1st Edition

Caring Responsibilities in European Law and Policy Who Cares?

    214 Pages
    by Routledge

    214 Pages
    by Routledge

    This book explores the emerging engagement of EU law with care and carers.

    The book argues that the regulation of care by the EU is crucial because

    it enables the development of a broad range of policies. It contributes to the

    sustainability of society and ultimately it enables individuals to flourish. Yet, to

    date, the EU approach to regulating the caring relationship remains piecemeal

    and lacks the underpinning of a cohesive strategy. Against this backdrop, this

    book argues that the EU can and must take leadership in this area by setting

    principles and standards in accordance with the values of the treaty, in particular

    gender equality, human dignity, solidarity and well-being. The book

    further makes a case for a stronger protection for carers, who should not only

    be protected against discrimination, but should also be supported, valued and

    put in a position to make choices and lead full lives. In order to achieve this,

    a proactive approach to rebalancing the relationship between paid and unpaid

    work is necessary. Ultimately, the book puts forward a series of legal and policy

    recommendations for a holistic approach to care in the EU.


    Table of Contents



    Setting the scene: ‘Everyone cares. Everyone is cared for’

    Concepts of care

    (i) The Markers of the caring relationship

    (ii) Childcare v Other Types of Care

    (iii) The demographic of care

    Should the EU care about care?

    (i) Care cannot be confined to domestic borders

    (ii) The business case

    (iii) The moral case

    Structure of the book

    Chapter 1: Conceptualising care


    Rights and care

    (i) Rights, Care and the EU: uneasy bedfellows?

    (ii) A feminist analysis of care: the sameness/difference debate

    Beyond the sameness/difference debate: an alternative perspective on rights

    (i) Rights, care and capabilities

    (ii) The Ethic of Care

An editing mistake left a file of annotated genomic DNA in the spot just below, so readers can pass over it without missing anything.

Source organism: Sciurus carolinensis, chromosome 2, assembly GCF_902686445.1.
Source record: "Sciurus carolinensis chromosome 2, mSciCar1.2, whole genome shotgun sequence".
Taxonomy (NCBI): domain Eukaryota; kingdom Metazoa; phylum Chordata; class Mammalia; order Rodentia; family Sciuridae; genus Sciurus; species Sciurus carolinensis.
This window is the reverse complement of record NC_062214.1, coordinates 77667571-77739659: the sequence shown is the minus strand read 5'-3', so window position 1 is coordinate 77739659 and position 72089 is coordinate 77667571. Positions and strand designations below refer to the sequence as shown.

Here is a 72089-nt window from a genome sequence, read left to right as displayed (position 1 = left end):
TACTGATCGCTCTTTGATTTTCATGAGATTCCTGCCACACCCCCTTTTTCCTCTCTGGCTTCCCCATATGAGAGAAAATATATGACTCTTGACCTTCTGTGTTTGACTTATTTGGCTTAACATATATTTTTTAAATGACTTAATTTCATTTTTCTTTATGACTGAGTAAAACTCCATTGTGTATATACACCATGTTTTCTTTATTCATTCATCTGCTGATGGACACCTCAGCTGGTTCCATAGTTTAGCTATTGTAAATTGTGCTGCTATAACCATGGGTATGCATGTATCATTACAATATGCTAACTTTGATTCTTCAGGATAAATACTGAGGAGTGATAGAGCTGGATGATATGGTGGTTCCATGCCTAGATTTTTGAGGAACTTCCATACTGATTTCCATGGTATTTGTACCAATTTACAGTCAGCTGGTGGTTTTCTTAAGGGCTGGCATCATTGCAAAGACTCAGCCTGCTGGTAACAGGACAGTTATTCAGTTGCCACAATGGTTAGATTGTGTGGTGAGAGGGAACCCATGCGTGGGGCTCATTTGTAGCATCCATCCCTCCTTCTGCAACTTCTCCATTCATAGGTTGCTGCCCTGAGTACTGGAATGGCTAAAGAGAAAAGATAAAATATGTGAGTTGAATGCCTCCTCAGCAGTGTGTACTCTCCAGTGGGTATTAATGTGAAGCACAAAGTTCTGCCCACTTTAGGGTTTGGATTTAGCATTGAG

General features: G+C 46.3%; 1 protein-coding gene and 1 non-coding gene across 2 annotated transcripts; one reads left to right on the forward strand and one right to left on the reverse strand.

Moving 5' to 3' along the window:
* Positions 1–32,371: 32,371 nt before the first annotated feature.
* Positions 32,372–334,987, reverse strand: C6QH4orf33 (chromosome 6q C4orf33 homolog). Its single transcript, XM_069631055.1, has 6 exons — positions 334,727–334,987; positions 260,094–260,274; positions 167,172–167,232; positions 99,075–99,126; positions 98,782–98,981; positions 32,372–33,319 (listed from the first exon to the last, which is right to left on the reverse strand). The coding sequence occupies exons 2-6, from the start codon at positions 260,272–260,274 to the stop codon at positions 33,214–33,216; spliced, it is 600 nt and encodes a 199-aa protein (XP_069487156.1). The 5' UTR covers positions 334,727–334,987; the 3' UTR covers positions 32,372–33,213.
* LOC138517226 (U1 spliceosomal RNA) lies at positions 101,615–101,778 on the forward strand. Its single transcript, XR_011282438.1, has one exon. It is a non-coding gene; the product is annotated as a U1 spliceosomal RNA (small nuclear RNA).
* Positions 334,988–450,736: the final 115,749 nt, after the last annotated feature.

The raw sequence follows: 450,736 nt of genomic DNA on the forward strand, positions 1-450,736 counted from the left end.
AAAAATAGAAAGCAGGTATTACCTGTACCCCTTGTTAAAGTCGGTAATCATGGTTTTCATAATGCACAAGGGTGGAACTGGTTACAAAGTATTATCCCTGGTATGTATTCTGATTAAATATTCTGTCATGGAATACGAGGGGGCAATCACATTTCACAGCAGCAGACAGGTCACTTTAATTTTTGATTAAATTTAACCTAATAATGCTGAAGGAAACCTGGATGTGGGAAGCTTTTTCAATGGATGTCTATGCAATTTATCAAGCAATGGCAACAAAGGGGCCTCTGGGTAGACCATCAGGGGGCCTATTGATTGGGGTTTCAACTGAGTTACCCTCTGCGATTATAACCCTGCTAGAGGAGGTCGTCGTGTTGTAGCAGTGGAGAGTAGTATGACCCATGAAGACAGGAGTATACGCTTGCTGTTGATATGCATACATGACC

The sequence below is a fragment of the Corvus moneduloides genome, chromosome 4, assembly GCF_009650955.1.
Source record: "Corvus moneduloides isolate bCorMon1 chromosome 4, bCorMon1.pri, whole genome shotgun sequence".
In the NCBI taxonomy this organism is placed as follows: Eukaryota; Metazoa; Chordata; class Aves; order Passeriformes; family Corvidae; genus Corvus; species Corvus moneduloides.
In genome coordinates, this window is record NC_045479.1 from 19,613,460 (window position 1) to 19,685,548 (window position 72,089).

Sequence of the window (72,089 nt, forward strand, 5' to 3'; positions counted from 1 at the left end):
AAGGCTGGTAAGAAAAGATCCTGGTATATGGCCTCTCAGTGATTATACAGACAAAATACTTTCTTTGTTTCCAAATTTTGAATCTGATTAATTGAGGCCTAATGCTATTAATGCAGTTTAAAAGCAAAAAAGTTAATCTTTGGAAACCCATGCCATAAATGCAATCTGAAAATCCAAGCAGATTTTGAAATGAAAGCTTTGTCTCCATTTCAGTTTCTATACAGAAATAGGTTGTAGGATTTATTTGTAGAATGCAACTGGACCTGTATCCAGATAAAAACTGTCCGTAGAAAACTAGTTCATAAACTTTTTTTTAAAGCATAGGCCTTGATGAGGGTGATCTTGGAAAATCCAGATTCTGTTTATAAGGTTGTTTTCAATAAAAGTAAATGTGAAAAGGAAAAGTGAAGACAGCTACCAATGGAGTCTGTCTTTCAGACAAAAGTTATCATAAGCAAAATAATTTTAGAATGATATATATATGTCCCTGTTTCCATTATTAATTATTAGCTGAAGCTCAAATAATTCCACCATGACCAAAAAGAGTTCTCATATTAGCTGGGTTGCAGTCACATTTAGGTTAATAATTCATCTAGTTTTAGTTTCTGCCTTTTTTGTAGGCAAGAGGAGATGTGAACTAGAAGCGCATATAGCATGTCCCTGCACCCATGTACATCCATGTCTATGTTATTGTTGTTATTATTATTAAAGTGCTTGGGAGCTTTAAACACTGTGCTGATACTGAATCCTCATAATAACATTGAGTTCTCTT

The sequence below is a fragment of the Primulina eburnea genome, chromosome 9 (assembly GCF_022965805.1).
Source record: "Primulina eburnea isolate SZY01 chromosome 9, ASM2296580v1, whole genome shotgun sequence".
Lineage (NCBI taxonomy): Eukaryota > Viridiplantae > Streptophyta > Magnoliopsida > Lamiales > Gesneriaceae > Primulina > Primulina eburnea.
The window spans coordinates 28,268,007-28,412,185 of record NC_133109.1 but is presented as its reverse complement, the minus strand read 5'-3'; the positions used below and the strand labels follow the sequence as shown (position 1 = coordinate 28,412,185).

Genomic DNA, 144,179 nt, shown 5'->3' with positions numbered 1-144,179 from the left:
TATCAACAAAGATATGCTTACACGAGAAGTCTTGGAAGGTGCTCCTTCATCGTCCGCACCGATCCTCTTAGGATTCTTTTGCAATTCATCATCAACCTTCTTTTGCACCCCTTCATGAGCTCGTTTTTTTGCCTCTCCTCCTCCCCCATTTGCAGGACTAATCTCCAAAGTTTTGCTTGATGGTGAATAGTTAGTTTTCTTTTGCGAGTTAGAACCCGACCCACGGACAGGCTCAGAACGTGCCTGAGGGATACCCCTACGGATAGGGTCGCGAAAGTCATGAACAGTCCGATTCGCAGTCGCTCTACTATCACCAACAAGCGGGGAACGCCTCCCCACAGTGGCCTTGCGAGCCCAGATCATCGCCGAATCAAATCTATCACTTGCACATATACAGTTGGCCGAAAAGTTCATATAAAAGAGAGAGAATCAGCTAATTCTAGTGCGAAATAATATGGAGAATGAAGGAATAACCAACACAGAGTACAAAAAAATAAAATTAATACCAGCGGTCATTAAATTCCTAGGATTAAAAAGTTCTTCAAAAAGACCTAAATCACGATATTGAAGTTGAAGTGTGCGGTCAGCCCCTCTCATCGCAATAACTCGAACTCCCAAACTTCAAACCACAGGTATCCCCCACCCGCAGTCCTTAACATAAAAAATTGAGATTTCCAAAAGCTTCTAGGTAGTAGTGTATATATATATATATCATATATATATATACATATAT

Chapter 2: The emerging EU childcare strategy


    Defining Childcare

    The Diversity of Childcare Arrangements in the EU Member States

    Challenges and shifting rationales

    The governance of childcare

    The development of the EU childcare strategy

    The first phase: early developments

    The second phase: The Treaty of Amsterdam

    The third phase: The Work-Life Balance Package and the 2008 financial crisis

    The fourth phase: childcare post-2010 - an emerging children’s rights framework?


    Chapter 3: The EU and Long-Term Care


    Long-Term Care: the main features

    LTC Challenges …

    … and opportunities

    The rationale for EU involvement

    LTC policy development in the EU and in the Member States

    Recent Policy Development on Long-Term Care.


    Chapter 4: The EU and carers


    Carers, non-discrimination and equality provisions

    (i) Gender equality

    (ii) Other grounds of discrimination

    (iii) Discrimination by association

    Carers and the work family reconciliation provisions

    (i) The leave provisions

    (ii) The time provisions


    Chapter 5: Reframing the Debate


    Using the EU fundamental principles and values to underpin a legal framework for care

    A rights-based strategy for carers

    The Legal base

    In search of the personal scope: who has caring responsibilities?

    The material scope: rights for carers


    Final remarks

    Identifying the Challenges

    The future of Care in the EU: towards a holistic approach?



    Eugenia Caracciolo di Torella is an Associate Professor of Law at the University of Leicester, UK.

    Annick Masselot is Professor of Law at the University of Canterbury, New Zealand